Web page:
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Michael Behe on the theory of constructive neutral evolution


Re “constructive neutral evolution, ” (see “This year’s wishful thinking?” this morning here) Michael Behe writes to say that he blogged on a different version of the idea last year in “Irremediable Complexity”here:

In brief, the idea is that neutral interactions evolve serendipitously in the cell, spread in a population by drift, get folded into a system, and then can’t be removed because their tentacles are too interconnected. It would be kind of like trying to circumvent the associate director of licensing delays in the Department of Motor Vehicles — can’t be done.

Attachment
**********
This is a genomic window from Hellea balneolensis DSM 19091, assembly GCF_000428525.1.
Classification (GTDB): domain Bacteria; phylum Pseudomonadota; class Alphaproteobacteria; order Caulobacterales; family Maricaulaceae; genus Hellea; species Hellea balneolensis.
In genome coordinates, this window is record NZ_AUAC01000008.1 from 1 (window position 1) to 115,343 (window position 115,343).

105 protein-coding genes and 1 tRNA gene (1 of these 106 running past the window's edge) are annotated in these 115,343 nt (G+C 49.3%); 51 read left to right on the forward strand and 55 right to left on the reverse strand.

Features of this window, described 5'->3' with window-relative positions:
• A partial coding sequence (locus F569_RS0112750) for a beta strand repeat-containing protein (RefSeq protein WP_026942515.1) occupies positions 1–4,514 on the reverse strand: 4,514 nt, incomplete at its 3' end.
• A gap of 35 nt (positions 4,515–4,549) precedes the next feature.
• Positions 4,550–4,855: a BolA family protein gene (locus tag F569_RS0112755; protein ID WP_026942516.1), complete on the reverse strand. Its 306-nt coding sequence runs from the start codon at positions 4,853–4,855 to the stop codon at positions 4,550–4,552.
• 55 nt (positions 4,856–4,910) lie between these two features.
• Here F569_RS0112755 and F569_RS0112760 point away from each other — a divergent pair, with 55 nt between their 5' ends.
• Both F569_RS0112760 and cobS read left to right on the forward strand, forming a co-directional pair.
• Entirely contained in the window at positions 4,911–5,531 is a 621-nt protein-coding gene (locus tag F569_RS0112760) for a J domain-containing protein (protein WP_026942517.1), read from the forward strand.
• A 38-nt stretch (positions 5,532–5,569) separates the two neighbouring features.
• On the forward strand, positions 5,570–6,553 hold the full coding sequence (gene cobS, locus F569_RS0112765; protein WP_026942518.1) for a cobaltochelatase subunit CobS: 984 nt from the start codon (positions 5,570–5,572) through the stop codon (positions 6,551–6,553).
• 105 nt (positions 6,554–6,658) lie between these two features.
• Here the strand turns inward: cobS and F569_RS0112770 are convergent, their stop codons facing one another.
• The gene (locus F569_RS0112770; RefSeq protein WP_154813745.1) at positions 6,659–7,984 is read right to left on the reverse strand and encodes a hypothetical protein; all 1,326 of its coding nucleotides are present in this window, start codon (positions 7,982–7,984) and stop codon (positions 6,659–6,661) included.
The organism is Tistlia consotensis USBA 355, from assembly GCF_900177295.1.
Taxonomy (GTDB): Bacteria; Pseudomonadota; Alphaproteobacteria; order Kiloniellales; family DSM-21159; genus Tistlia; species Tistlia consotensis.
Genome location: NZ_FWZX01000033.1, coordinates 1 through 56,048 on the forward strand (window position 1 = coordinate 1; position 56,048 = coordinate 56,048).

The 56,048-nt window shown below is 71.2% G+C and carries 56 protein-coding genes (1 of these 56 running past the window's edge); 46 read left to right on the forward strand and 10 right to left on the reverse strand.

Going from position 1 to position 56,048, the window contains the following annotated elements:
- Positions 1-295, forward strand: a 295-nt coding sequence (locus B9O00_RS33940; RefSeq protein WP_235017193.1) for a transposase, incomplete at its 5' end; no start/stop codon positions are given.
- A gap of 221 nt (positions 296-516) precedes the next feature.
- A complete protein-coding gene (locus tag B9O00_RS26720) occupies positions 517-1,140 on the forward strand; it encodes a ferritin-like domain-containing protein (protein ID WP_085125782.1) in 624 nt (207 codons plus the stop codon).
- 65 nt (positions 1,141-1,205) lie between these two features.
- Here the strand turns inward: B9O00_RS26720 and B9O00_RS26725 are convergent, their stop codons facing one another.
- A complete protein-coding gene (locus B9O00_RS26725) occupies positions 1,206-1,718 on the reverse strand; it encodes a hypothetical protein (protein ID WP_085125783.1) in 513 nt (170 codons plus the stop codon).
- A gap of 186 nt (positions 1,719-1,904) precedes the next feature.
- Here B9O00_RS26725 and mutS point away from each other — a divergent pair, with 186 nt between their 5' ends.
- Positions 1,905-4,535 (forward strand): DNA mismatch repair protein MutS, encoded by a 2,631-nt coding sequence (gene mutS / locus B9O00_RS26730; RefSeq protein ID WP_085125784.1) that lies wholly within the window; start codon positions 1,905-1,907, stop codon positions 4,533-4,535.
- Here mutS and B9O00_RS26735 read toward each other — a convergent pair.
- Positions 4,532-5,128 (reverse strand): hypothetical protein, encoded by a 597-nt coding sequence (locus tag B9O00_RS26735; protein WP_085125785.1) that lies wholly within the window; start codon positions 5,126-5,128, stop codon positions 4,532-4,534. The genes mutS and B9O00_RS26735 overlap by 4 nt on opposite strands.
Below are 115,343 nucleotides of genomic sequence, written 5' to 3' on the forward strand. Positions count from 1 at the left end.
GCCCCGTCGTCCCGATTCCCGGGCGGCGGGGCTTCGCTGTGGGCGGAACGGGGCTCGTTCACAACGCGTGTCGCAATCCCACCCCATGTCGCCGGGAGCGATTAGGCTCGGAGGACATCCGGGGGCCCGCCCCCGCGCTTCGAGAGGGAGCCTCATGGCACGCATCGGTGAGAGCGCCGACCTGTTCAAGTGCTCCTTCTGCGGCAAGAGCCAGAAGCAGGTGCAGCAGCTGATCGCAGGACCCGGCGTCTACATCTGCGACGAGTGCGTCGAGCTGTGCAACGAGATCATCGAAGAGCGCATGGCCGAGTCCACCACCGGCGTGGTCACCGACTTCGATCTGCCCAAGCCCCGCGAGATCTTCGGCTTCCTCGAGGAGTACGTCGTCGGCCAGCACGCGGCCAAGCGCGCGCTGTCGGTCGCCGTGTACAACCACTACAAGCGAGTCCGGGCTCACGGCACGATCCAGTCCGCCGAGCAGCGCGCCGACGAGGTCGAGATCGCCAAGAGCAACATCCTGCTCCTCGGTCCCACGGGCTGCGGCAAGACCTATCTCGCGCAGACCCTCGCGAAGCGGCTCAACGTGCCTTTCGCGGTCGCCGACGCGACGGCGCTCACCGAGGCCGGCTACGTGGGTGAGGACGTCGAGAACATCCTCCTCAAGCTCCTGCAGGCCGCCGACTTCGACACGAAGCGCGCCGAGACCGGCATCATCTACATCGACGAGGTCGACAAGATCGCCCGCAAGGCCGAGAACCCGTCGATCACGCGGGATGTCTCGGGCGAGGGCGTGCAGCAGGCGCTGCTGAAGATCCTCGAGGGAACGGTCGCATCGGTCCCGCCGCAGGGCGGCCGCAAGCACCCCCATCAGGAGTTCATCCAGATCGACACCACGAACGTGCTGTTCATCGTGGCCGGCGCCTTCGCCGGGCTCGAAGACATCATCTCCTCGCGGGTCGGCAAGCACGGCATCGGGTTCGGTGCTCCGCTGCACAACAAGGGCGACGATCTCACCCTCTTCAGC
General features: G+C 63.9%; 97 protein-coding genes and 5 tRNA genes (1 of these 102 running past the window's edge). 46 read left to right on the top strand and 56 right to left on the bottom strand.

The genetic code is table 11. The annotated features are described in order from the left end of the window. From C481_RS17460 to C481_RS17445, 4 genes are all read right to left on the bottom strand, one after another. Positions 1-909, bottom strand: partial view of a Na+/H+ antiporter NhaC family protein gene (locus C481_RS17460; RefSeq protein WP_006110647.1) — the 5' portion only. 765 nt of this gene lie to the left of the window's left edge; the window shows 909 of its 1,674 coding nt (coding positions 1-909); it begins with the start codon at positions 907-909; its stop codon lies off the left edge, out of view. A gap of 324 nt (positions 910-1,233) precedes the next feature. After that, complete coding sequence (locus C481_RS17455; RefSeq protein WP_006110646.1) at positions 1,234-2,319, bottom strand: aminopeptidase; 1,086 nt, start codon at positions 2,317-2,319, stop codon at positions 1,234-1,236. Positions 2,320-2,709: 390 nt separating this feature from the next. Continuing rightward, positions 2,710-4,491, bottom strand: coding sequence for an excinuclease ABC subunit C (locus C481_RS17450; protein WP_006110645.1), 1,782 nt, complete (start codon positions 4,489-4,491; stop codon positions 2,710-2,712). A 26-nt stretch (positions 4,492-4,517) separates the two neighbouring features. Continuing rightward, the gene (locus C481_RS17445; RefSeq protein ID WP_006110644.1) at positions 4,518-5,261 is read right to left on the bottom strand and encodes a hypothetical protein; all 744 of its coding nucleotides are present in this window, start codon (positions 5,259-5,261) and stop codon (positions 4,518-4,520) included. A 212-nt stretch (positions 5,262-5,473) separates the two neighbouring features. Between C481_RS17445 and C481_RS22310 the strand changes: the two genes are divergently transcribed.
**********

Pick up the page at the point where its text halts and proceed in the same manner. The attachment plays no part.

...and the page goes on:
The authors think the evolution of such a complex is well beyond the powers of positive natural selection: “Even Darwin might be reluctant to advance a claim that eukaryotic spliceosomal introns remove themselves more efficiently or accurately from mRNAs than did their self-splicing group II antecedents, or that they achieved this by ‘numerous, successive, slight modifications’ each driven by selection to this end.” (1)

About the authors’ own approach, which he details,

I don’t mean to be unkind, but I think that the idea seems reasonable only to the extent that it is vague and undeveloped; when examined critically it quickly loses plausibility. The first thing to note about the paper is that it contains absolutely no calculations to support the feasibility of the model. This is inexcusable. …



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